I had heard a little bit about an NYC anti-teen pregnancy campaign that was coming under scrutiny for stigmatizing young mothers, but I hadn't paid much attention until this morning. I caught an discussion on NPR's Tell Me More where women with differing views about the potential effectiveness of such ads discussed them.
listen in or read the full transcript. One part of the discussion really stuck with me and made me SO WISH I could chime in.
Host Michele Martin asked panelist Natasha Vianna (who was a teen mom herself and is now a blogger and health care worker) about the shaming side of the campaign.
MARTIN: Well, I got to ask you about this, Natasha, though. What about shame? I mean shame is one of the reasons why we probably cut down on the drunk driving rate in this country. It used to be OK to have a couple beers and people all turned a blind eye to this. Shame is part of the reason we've cut down on smoking in this country. Is shame really such a bad idea?
VIANNA: Well, I'm not sure, but thinking about it, sex is a basic biological urge. It's something that all humans do. It's not necessarily a choice of whether or not you are going to have sex, it's usually a matter of when you are going to have sex. So I think the issue here is, you know, either delaying sex for teens or encouraging them to use birth control and have safe sex if they decide to. But I don't think that shaming them and making, you know, teenage sex this negative behavior, it's not quite to make teen pregnancy disappear, it's definitely not.Vianna hit on a important point that shame most likely won't decrease teen pregnancy...but there were a couple of points that struck me as I listened.
1) Teen parenting is nothing like drunk driving or smoking. With the shaming of drunk driving and smoking, there are two groups of people you can, in theory, positively influence a) people at risk for doing these things who might think twice and not do them and b) people who currently do them can learn that they should quit those behaviors. With these NYC ads, by creating a culture of shame, you might deter some teens from becoming parents who otherwise would have. But what is the implication for teens who are already parenting? That's not something they can really "quit," so all you've effectively done is disparaged their choices/circumstance/lifestyle, which brings me to my next point...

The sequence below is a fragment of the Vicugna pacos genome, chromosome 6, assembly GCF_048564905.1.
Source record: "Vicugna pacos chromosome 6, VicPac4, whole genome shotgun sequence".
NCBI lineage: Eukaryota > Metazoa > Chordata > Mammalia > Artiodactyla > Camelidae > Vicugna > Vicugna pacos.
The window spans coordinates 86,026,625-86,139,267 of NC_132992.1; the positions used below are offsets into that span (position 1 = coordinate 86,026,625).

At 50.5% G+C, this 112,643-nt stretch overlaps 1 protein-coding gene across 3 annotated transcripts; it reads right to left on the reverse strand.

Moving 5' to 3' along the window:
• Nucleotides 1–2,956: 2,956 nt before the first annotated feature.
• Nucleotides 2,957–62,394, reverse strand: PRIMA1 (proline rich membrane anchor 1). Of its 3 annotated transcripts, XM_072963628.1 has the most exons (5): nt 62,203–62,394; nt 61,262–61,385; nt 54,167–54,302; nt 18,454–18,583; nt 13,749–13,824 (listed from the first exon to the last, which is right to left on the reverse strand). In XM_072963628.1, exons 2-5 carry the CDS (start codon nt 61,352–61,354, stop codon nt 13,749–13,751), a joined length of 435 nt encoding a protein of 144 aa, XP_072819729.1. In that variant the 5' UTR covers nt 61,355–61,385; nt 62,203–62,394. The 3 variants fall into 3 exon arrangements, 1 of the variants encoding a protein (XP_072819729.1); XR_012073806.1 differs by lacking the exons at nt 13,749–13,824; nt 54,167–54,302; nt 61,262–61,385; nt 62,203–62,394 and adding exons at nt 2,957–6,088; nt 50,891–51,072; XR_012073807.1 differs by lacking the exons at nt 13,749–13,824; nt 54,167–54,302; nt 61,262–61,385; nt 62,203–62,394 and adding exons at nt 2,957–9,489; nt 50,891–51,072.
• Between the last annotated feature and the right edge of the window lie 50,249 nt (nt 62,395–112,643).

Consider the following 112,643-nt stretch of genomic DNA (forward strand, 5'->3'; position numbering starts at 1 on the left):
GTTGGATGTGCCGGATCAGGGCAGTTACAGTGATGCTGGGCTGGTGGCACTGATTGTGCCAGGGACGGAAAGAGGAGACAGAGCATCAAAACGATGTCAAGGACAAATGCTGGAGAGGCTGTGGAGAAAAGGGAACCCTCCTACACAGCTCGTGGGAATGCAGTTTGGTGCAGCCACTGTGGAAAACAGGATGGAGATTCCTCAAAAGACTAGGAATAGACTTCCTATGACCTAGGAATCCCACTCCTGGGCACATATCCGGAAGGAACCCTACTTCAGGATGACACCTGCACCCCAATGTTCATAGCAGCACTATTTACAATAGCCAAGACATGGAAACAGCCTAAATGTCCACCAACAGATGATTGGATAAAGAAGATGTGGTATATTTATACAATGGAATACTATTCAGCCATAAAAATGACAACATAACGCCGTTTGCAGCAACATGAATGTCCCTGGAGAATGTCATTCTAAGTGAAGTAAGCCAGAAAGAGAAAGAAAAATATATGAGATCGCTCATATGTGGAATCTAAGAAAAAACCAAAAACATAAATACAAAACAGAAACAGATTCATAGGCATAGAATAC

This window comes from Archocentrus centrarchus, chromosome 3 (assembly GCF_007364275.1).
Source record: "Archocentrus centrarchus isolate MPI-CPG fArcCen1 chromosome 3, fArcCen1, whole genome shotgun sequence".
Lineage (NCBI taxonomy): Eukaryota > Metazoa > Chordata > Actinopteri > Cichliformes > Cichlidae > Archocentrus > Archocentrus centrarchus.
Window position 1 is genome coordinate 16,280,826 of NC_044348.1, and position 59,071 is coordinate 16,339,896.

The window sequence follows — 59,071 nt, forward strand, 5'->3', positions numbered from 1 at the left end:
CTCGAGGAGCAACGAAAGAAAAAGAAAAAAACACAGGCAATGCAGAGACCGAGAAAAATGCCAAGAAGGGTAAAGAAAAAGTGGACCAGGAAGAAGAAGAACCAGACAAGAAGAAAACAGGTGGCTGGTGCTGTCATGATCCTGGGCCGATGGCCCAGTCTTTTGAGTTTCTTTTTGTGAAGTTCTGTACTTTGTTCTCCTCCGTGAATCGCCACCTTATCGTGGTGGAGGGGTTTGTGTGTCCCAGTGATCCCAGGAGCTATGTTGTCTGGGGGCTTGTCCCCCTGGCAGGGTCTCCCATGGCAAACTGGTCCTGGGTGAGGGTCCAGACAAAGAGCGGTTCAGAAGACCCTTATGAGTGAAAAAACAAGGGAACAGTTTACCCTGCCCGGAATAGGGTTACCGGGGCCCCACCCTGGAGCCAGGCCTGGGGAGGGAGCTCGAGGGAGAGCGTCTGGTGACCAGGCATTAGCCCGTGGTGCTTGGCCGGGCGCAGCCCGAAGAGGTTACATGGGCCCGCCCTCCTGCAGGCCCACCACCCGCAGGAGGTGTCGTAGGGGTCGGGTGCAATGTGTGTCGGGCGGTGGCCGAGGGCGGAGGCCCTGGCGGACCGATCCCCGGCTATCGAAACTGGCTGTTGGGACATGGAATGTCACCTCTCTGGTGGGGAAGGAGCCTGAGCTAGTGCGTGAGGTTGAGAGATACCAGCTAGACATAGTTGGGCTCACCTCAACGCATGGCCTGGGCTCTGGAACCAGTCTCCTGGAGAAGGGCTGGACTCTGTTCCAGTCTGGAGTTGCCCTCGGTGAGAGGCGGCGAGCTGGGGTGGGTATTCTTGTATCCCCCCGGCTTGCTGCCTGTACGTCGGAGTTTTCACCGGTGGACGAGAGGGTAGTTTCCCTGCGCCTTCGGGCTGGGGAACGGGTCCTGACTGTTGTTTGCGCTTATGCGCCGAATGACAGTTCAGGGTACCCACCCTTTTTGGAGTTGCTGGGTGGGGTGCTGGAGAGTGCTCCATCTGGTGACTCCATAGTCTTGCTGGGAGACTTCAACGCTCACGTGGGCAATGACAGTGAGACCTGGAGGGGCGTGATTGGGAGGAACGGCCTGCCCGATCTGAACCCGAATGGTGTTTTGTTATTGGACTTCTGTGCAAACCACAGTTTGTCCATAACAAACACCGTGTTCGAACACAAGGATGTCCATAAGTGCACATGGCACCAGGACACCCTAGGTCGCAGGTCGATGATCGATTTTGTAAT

2) Teen moms already receive a ton of shame in our culture. To me, a good public service educates society about something they don't know, and there are many ways that a campaign aimed at reducing teen pregnancy could do that. (For example, they could provide the same statistics which explain about the proven difficulties teen parents face, and follow it up with somewhere to receive family planning services.) But instead, these ads contribute to the chorus of shame facing young parents.
The posters are really unfortunate, if you ask me, because as was pointed out in the Tell Me More discussion, they are just one part of a comprehensive campaign to lower teen pregnancy in NYC. But they are the piece getting the most attention, so it's ultimately the stigmatization that rises to the top.
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